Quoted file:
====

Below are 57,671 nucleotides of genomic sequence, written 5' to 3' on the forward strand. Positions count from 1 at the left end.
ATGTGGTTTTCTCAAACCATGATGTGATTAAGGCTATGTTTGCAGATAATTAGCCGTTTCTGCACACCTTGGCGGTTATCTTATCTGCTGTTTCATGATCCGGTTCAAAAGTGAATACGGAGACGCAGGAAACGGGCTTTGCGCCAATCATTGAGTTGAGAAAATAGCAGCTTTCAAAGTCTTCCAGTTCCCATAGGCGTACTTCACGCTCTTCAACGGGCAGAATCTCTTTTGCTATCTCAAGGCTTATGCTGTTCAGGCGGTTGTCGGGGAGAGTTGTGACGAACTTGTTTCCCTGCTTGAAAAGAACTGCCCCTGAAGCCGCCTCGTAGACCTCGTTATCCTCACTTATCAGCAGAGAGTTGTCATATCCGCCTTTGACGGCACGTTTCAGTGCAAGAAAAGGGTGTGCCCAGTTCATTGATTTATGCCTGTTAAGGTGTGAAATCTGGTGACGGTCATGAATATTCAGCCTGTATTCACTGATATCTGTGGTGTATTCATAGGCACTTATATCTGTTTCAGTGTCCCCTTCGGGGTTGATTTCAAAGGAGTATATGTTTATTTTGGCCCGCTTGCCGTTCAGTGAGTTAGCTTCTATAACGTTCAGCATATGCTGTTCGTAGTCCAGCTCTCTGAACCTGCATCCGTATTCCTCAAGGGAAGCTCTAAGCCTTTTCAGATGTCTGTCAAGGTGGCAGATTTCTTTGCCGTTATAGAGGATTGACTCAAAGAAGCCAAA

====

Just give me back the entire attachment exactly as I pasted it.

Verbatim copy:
Below are 57,671 nucleotides of genomic sequence, written 5' to 3' on the forward strand. Positions count from 1 at the left end.
ATGTGGTTTTCTCAAACCATGATGTGATTAAGGCTATGTTTGCAGATAATTAGCCGTTTCTGCACACCTTGGCGGTTATCTTATCTGCTGTTTCATGATCCGGTTCAAAAGTGAATACGGAGACGCAGGAAACGGGCTTTGCGCCAATCATTGAGTTGAGAAAATAGCAGCTTTCAAAGTCTTCCAGTTCCCATAGGCGTACTTCACGCTCTTCAACGGGCAGAATCTCTTTTGCTATCTCAAGGCTTATGCTGTTCAGGCGGTTGTCGGGGAGAGTTGTGACGAACTTGTTTCCCTGCTTGAAAAGAACTGCCCCTGAAGCCGCCTCGTAGACCTCGTTATCCTCACTTATCAGCAGAGAGTTGTCATATCCGCCTTTGACGGCACGTTTCAGTGCAAGAAAAGGGTGTGCCCAGTTCATTGATTTATGCCTGTTAAGGTGTGAAATCTGGTGACGGTCATGAATATTCAGCCTGTATTCACTGATATCTGTGGTGTATTCATAGGCACTTATATCTGTTTCAGTGTCCCCTTCGGGGTTGATTTCAAAGGAGTATATGTTTATTTTGGCCCGCTTGCCGTTCAGTGAGTTAGCTTCTATAACGTTCAGCATATGCTGTTCGTAGTCCAGCTCTCTGAACCTGCATCCGTATTCCTCAAGGGAAGCTCTAAGCCTTTTCAGATGTCTGTCAAGGTGGCAGATTTCTTTGCCGTTATAGAGGATTGACTCAAAGAAGCCAAA